A German economic consultancy has recommended consumers that travel between Australia and New Zealand be allowed to choose any mobile phone carrier they want while roaming in either country, without having to swap out SIM cards.
The recommendation is one of several currently being discussed between WiK-Consult and the Australian and New Zealand Governments under a two-year-old investigation into trans-Tasman mobile roaming charges.
The consultancy won a joint tender in January to provide an "estimate of the costs involved in providing trans-Tasman mobile roaming services", according to the Australian Department of Broadband, Communications and the Digital Economy.
A draft decision on the trans-Tasman issue was initially expected by the end of last year. A spokesman for the New Zealand ministry involved said it will now be published in the middle of this year, with a final report expected by the end of 2012.
A spokesman for Australia's communications minister Stephen Conroy did not comment on the cause of the delay.
But those involved in discussions with the government departments and WiK-Consult have told iTnews that several ideas have already been floated as possible solutions.
Decoupling domestic and roaming services
WiK-Consult appears to favour the prospect of decoupling or unbundling a mobile user's domestic carriage service from the international roaming service their home carrier has designated with a mobile carrier in the other country.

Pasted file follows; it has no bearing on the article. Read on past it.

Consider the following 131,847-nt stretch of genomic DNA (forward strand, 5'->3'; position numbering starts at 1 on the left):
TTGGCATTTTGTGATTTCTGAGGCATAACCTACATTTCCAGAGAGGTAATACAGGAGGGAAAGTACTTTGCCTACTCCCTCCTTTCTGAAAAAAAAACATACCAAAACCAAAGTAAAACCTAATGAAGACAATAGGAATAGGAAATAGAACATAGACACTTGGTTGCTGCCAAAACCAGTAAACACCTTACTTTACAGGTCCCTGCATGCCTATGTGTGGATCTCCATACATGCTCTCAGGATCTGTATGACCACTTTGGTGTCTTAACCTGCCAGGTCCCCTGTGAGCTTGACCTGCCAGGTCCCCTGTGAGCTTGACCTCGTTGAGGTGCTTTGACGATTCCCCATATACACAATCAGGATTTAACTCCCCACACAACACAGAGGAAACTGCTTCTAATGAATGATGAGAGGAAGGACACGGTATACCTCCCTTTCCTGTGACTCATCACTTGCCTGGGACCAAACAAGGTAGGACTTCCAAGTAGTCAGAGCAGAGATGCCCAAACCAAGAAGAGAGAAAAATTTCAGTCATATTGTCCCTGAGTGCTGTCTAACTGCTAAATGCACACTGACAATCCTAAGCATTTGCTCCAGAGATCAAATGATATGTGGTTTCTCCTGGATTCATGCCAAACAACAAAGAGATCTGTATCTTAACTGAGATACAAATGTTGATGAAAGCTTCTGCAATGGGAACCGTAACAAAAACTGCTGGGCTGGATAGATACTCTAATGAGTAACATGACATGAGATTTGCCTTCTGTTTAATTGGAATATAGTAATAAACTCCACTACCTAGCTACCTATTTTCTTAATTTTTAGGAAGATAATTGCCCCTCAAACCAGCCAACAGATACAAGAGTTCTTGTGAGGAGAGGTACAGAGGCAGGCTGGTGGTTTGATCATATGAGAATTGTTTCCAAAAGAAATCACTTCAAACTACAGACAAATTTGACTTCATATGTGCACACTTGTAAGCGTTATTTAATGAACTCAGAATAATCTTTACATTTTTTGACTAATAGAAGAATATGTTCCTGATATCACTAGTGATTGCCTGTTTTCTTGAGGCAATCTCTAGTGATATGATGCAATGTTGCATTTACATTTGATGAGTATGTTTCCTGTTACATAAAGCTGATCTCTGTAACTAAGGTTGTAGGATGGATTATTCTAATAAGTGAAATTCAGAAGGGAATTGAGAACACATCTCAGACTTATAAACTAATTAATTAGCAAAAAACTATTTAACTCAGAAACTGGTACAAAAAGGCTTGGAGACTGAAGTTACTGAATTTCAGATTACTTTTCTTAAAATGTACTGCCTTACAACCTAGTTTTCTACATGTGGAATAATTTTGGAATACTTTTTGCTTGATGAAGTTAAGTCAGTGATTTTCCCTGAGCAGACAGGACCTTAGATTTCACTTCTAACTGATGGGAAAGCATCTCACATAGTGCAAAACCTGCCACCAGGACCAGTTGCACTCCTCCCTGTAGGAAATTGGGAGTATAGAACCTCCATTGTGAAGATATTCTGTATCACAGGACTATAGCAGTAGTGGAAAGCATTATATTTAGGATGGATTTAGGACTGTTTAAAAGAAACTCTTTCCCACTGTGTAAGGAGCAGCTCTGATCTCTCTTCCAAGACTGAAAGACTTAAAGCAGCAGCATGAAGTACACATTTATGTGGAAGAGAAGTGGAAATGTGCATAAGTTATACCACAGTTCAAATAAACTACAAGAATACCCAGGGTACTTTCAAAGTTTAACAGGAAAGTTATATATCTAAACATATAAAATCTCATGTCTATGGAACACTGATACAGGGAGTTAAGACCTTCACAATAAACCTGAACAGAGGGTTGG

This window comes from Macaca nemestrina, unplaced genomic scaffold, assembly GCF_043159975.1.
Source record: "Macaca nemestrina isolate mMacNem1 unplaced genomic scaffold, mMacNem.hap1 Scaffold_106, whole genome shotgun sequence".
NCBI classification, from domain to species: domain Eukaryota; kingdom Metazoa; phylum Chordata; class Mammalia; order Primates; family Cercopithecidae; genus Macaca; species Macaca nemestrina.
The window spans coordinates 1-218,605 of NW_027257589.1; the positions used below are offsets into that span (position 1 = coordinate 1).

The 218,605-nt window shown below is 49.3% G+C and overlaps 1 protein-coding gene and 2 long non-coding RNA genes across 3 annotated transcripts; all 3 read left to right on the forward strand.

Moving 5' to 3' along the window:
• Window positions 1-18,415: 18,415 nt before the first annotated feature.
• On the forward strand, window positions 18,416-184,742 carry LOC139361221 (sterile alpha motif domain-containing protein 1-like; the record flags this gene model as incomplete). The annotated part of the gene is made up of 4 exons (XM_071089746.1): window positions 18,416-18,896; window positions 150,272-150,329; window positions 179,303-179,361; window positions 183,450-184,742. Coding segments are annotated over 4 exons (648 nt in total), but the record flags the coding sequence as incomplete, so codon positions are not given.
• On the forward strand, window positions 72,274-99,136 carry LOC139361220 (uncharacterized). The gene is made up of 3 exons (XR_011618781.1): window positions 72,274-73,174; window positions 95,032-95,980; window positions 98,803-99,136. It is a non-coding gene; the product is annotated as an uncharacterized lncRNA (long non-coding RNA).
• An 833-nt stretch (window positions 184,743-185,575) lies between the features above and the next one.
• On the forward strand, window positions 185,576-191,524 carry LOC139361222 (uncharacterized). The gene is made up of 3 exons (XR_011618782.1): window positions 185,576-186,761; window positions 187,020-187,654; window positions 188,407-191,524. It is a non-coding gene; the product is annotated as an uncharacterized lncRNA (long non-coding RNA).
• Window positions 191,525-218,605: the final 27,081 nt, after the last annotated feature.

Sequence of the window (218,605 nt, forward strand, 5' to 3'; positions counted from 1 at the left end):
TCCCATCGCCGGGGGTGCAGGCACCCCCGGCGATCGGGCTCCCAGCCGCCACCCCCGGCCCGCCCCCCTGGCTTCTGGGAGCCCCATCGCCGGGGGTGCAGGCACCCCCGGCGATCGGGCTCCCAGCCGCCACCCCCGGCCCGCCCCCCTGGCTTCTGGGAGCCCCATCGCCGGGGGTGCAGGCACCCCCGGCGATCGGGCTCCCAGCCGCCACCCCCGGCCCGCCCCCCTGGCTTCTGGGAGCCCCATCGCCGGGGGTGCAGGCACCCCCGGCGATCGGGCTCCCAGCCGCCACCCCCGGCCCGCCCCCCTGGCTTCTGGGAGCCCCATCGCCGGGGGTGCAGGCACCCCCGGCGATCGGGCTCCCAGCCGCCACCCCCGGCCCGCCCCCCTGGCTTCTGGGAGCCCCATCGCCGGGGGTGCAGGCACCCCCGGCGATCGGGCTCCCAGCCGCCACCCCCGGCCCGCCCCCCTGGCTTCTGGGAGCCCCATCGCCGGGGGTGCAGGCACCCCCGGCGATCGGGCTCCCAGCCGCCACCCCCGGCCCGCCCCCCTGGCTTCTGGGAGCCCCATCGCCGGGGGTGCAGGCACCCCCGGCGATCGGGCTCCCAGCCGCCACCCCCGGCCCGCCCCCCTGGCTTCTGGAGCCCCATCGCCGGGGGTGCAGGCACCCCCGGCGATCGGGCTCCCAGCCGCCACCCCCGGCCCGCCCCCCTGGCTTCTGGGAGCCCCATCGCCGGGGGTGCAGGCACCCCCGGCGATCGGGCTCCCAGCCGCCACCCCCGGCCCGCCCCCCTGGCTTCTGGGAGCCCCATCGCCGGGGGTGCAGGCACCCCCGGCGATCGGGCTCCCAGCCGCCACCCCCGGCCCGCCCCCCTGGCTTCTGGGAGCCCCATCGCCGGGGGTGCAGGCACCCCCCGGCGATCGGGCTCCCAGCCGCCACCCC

Should the governments decide on "decoupling" as the most effective arrangement, Australians would be able to choose whichever New Zealand mobile carrier offered the best roaming rates at the time of travel without having to change SIM cards.
The same would be possible with New Zealand users whilst in Australia.
It is expected the "decoupling" mechanism could also allow mobile virtual network operators - those who sell mobile services on infrastructure owned by others - to offer roaming services as well.
"It could be both local providers and overseas ones setting up shop in New Zealand, such as Virgin Mobile, selling roaming deals here," Telecommunications Association of New Zealand chief executive Paul Brislen, who has held discussions with the New Zealand Ministry for Economic Development, told iTnews.
But he said decoupling could pose technical issues, including the need for quadband phones that will work on the various spectrum bands used by competing telcos in a given country and that aren't locked to a specific carrier.
Australian carriers and industry groups criticised the idea when first raised in the initial discussion paper jointly published by Australian and New Zealand governments in 2010.
At the time, they said the idea was costly and unfeasible, requiring a temporary mobile number porting solution that would be onerous on carriers in both countries to facilitate.
The option seems to have found favour again internationally, however, with the European Commission proposing it as an alternative to the current price caps placed on roaming charges for users travelling between member countries.
Scrap roaming altogether?
Roaming charges between Australia and New Zealand have largely remained stagnant in the three years leading up to the joint government review.
Several carriers have since begun trialling or making permanent changes to the roaming charges between Australia and New Zealand.
But Brislen, also a board member of the International Telecommunications Users Group, has pushed for the governments to remove mobile roaming charges between the two countries altogether.
"If you have say one gigabyte of data with your local provider for $49/month, that's what you pay no matter where you are," Brislen said.
The New Zealand Government has left exploration of reducing mobile roaming charges in other countries open to investigation once negotiations with Australia are complete.
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